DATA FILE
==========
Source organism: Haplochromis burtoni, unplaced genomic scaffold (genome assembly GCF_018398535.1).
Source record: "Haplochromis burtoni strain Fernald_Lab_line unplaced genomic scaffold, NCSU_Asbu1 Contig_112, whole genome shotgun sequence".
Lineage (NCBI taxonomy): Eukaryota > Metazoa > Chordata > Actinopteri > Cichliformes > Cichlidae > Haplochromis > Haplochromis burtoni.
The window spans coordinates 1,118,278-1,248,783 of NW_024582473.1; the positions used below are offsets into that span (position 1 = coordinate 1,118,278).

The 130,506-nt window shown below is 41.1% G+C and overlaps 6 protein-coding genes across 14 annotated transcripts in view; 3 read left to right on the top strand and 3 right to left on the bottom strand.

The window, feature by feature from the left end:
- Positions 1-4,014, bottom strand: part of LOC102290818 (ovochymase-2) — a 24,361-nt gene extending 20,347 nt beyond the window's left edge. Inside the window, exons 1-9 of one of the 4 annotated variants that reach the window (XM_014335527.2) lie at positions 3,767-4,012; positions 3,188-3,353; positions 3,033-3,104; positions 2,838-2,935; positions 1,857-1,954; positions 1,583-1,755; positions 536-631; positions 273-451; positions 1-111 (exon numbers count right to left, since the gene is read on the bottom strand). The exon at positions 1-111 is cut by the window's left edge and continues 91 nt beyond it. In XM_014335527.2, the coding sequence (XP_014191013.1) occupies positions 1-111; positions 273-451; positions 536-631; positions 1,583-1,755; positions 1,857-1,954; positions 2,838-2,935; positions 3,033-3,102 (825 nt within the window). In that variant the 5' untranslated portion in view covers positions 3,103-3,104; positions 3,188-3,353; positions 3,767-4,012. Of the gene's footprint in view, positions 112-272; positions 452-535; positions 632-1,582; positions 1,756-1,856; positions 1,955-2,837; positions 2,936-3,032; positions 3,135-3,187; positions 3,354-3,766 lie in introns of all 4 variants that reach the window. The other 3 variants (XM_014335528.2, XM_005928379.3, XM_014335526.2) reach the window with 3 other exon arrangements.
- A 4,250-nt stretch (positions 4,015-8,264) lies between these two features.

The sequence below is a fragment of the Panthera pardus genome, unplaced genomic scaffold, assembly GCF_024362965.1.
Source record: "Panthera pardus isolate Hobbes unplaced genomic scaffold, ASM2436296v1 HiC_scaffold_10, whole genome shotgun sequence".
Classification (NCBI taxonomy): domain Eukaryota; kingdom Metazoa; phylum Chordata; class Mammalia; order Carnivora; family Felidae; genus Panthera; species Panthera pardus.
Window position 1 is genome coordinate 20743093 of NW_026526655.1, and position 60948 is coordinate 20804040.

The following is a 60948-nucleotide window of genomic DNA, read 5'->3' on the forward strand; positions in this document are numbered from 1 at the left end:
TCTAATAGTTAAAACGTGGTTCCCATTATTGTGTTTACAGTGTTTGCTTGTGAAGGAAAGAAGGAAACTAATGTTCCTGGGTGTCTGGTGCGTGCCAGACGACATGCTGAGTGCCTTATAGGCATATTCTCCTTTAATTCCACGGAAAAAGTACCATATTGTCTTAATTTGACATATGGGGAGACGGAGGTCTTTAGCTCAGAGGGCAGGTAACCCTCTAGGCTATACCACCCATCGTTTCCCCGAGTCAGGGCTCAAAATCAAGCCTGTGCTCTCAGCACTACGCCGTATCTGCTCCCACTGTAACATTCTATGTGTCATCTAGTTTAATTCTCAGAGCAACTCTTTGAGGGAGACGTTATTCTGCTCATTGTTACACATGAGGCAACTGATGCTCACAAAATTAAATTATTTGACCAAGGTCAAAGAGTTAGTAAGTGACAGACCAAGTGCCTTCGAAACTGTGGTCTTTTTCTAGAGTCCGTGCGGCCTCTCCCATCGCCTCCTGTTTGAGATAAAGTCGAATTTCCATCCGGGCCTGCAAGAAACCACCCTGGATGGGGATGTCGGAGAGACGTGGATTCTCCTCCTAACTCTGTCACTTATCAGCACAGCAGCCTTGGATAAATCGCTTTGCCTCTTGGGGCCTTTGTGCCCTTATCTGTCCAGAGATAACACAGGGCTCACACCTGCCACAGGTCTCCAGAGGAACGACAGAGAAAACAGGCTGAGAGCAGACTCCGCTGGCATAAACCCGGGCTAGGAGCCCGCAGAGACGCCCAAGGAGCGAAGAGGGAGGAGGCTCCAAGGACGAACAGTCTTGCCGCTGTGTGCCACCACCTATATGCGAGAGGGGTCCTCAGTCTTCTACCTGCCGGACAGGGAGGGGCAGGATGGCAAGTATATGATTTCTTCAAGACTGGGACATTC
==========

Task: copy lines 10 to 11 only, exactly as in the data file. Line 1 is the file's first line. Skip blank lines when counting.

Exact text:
Source record: "Panthera pardus isolate Hobbes unplaced genomic scaffold, ASM2436296v1 HiC_scaffold_10, whole genome shotgun sequence".
Classification (NCBI taxonomy): domain Eukaryota; kingdom Metazoa; phylum Chordata; class Mammalia; order Carnivora; family Felidae; genus Panthera; species Panthera pardus.